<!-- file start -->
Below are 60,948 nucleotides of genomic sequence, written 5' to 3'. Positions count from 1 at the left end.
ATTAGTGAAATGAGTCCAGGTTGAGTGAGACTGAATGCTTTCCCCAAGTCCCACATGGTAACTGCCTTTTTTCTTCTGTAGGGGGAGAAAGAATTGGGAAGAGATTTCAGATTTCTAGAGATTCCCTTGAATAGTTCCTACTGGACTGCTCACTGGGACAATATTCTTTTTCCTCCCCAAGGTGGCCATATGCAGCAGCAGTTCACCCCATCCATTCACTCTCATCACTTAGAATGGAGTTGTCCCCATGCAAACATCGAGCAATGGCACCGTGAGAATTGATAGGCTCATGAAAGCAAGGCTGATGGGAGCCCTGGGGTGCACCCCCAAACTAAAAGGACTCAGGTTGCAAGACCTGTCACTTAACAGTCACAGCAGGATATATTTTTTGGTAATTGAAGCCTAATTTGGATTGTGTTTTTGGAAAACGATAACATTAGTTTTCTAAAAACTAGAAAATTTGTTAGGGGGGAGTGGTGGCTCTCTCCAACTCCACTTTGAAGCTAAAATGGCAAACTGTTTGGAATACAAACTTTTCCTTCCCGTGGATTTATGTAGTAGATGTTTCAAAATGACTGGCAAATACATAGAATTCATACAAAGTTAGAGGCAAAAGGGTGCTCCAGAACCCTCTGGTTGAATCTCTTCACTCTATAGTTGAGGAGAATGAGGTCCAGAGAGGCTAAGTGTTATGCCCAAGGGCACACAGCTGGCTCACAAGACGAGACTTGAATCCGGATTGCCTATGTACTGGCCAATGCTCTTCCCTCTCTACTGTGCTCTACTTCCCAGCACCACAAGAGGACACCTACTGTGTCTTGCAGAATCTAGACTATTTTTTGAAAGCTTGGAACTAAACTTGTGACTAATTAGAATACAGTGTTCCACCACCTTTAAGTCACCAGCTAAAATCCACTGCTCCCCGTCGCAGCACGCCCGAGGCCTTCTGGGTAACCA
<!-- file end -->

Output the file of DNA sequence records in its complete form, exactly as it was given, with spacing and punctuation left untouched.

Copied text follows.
Below are 60,948 nucleotides of genomic sequence, written 5' to 3'. Positions count from 1 at the left end.
ATTAGTGAAATGAGTCCAGGTTGAGTGAGACTGAATGCTTTCCCCAAGTCCCACATGGTAACTGCCTTTTTTCTTCTGTAGGGGGAGAAAGAATTGGGAAGAGATTTCAGATTTCTAGAGATTCCCTTGAATAGTTCCTACTGGACTGCTCACTGGGACAATATTCTTTTTCCTCCCCAAGGTGGCCATATGCAGCAGCAGTTCACCCCATCCATTCACTCTCATCACTTAGAATGGAGTTGTCCCCATGCAAACATCGAGCAATGGCACCGTGAGAATTGATAGGCTCATGAAAGCAAGGCTGATGGGAGCCCTGGGGTGCACCCCCAAACTAAAAGGACTCAGGTTGCAAGACCTGTCACTTAACAGTCACAGCAGGATATATTTTTTGGTAATTGAAGCCTAATTTGGATTGTGTTTTTGGAAAACGATAACATTAGTTTTCTAAAAACTAGAAAATTTGTTAGGGGGGAGTGGTGGCTCTCTCCAACTCCACTTTGAAGCTAAAATGGCAAACTGTTTGGAATACAAACTTTTCCTTCCCGTGGATTTATGTAGTAGATGTTTCAAAATGACTGGCAAATACATAGAATTCATACAAAGTTAGAGGCAAAAGGGTGCTCCAGAACCCTCTGGTTGAATCTCTTCACTCTATAGTTGAGGAGAATGAGGTCCAGAGAGGCTAAGTGTTATGCCCAAGGGCACACAGCTGGCTCACAAGACGAGACTTGAATCCGGATTGCCTATGTACTGGCCAATGCTCTTCCCTCTCTACTGTGCTCTACTTCCCAGCACCACAAGAGGACACCTACTGTGTCTTGCAGAATCTAGACTATTTTTTGAAAGCTTGGAACTAAACTTGTGACTAATTAGAATACAGTGTTCCACCACCTTTAAGTCACCAGCTAAAATCCACTGCTCCCCGTCGCAGCACGCCCGAGGCCTTCTGGGTAACCA